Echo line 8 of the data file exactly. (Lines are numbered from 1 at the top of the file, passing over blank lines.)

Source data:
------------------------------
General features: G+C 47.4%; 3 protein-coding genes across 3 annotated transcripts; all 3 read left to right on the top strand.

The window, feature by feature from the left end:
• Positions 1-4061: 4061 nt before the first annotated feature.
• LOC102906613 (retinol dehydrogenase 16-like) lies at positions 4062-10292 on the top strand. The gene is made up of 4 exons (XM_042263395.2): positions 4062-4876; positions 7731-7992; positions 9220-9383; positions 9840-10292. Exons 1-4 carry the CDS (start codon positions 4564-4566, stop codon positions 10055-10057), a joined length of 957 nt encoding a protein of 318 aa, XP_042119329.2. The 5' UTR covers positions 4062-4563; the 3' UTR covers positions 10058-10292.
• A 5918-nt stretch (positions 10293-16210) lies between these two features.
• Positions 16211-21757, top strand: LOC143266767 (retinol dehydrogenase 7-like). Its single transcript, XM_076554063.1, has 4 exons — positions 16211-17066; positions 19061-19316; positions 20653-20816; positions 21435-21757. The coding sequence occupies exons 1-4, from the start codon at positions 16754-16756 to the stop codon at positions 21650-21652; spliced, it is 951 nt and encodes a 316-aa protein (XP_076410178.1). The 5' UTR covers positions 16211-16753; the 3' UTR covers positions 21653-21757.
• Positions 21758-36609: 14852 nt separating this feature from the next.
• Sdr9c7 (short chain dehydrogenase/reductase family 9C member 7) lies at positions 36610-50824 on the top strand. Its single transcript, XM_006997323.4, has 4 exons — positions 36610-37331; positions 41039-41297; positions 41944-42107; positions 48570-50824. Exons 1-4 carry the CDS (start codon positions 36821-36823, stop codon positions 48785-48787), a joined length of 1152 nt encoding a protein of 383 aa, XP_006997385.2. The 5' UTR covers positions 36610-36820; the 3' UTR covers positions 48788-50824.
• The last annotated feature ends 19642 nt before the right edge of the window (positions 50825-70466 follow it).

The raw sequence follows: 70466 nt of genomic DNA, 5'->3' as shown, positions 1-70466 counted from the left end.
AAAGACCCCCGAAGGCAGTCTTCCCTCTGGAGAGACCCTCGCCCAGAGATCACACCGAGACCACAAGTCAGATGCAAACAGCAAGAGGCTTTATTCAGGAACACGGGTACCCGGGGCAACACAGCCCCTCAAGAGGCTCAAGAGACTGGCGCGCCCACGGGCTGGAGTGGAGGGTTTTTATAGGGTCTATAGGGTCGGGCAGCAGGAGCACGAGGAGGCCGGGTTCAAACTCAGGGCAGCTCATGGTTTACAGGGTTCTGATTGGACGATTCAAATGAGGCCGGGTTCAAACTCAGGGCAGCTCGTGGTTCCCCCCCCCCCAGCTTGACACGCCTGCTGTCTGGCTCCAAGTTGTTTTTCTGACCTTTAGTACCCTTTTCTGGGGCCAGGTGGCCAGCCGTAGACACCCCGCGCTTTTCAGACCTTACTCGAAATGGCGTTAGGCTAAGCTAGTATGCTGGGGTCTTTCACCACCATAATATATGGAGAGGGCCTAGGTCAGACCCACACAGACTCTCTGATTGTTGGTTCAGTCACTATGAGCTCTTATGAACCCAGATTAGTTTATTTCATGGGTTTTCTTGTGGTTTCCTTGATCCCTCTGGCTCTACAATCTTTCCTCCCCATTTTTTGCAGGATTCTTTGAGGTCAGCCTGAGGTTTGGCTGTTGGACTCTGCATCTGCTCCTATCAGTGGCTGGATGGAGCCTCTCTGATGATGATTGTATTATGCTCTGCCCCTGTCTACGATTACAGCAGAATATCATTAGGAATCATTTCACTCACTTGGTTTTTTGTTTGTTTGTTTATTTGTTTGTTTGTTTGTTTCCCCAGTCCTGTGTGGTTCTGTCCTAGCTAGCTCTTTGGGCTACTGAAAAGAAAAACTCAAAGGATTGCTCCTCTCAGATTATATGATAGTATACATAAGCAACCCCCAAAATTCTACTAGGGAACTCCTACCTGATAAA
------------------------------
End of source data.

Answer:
• Sdr9c7 (short chain dehydrogenase/reductase family 9C member 7) lies at positions 36610-50824 on the top strand. Its single transcript, XM_006997323.4, has 4 exons — positions 36610-37331; positions 41039-41297; positions 41944-42107; positions 48570-50824. Exons 1-4 carry the CDS (start codon positions 36821-36823, stop codon positions 48785-48787), a joined length of 1152 nt encoding a protein of 383 aa, XP_006997385.2. The 5' UTR covers positions 36610-36820; the 3' UTR covers positions 48788-50824.